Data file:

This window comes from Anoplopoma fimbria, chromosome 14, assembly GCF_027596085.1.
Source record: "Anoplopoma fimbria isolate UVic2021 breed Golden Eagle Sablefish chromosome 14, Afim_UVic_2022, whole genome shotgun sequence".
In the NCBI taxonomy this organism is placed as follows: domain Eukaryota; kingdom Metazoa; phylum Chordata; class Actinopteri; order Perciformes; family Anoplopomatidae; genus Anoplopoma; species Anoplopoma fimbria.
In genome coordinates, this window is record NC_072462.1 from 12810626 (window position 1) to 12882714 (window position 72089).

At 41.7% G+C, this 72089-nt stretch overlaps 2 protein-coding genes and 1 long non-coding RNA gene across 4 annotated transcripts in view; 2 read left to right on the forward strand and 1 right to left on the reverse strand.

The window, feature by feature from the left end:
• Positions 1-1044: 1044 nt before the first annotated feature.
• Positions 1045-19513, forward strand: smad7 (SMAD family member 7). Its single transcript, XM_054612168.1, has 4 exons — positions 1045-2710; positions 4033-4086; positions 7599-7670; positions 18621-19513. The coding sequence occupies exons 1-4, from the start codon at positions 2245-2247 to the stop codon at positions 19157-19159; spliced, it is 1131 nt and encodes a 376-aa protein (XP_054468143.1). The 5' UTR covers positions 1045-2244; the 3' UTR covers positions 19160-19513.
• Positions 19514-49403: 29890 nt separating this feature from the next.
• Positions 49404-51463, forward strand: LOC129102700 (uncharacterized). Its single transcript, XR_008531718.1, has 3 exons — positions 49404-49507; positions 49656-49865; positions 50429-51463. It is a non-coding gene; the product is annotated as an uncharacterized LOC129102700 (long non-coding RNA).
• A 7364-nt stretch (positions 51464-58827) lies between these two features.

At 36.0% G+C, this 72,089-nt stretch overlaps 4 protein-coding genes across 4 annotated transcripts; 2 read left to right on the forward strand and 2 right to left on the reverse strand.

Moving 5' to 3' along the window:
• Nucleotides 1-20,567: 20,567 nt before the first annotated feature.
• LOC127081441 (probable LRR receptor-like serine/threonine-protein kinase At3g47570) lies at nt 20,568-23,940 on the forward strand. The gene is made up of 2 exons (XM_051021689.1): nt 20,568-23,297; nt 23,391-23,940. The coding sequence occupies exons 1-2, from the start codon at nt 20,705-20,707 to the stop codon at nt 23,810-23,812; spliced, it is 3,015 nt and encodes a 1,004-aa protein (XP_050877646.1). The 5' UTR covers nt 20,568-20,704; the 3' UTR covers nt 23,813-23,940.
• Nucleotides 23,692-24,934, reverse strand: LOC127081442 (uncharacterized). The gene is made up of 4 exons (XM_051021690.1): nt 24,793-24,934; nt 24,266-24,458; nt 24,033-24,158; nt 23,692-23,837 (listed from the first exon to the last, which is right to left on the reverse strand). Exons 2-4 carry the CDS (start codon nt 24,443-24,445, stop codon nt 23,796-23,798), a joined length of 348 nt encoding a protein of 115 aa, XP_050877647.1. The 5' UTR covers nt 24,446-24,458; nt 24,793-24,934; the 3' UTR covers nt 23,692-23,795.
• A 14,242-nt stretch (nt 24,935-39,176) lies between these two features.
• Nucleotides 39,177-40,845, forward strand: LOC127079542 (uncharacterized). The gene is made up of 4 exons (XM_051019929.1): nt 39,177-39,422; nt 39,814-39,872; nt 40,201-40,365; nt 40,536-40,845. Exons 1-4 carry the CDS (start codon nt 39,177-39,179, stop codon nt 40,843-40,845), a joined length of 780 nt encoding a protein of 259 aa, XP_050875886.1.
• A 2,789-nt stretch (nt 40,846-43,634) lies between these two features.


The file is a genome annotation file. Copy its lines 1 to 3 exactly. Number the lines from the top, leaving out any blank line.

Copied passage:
This window comes from Anoplopoma fimbria, chromosome 14, assembly GCF_027596085.1.
Source record: "Anoplopoma fimbria isolate UVic2021 breed Golden Eagle Sablefish chromosome 14, Afim_UVic_2022, whole genome shotgun sequence".
In the NCBI taxonomy this organism is placed as follows: domain Eukaryota; kingdom Metazoa; phylum Chordata; class Actinopteri; order Perciformes; family Anoplopomatidae; genus Anoplopoma; species Anoplopoma fimbria.